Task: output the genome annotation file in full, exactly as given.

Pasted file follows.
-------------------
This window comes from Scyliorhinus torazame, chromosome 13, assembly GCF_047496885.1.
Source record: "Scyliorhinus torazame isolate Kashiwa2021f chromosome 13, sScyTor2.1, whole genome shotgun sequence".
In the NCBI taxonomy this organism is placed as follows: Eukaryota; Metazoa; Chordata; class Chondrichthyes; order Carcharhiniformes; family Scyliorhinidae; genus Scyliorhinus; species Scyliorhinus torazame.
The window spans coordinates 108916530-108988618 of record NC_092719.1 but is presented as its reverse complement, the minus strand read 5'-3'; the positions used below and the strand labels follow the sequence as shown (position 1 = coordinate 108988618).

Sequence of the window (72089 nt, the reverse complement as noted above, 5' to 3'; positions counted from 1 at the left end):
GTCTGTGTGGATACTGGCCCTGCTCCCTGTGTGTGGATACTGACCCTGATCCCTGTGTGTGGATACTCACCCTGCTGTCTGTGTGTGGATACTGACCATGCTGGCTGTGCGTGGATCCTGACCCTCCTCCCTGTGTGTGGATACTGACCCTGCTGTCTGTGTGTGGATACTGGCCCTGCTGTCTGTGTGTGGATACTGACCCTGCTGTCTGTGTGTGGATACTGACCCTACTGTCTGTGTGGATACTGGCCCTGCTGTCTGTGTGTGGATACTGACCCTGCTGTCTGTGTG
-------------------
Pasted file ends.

This window comes from Scyliorhinus torazame, chromosome 13, assembly GCF_047496885.1.
Source record: "Scyliorhinus torazame isolate Kashiwa2021f chromosome 13, sScyTor2.1, whole genome shotgun sequence".
In the NCBI taxonomy this organism is placed as follows: Eukaryota; Metazoa; Chordata; class Chondrichthyes; order Carcharhiniformes; family Scyliorhinidae; genus Scyliorhinus; species Scyliorhinus torazame.
The window spans coordinates 108916530-108988618 of record NC_092719.1 but is presented as its reverse complement, the minus strand read 5'-3'; the positions used below and the strand labels follow the sequence as shown (position 1 = coordinate 108988618).

Sequence of the window (72089 nt, the reverse complement as noted above, 5' to 3'; positions counted from 1 at the left end):
GTCTGTGTGGATACTGGCCCTGCTCCCTGTGTGTGGATACTGACCCTGATCCCTGTGTGTGGATACTCACCCTGCTGTCTGTGTGTGGATACTGACCATGCTGGCTGTGCGTGGATCCTGACCCTCCTCCCTGTGTGTGGATACTGACCCTGCTGTCTGTGTGTGGATACTGGCCCTGCTGTCTGTGTGTGGATACTGACCCTGCTGTCTGTGTGTGGATACTGACCCTACTGTCTGTGTGGATACTGGCCCTGCTGTCTGTGTGTGGATACTGACCCTGCTGTCTGTGTG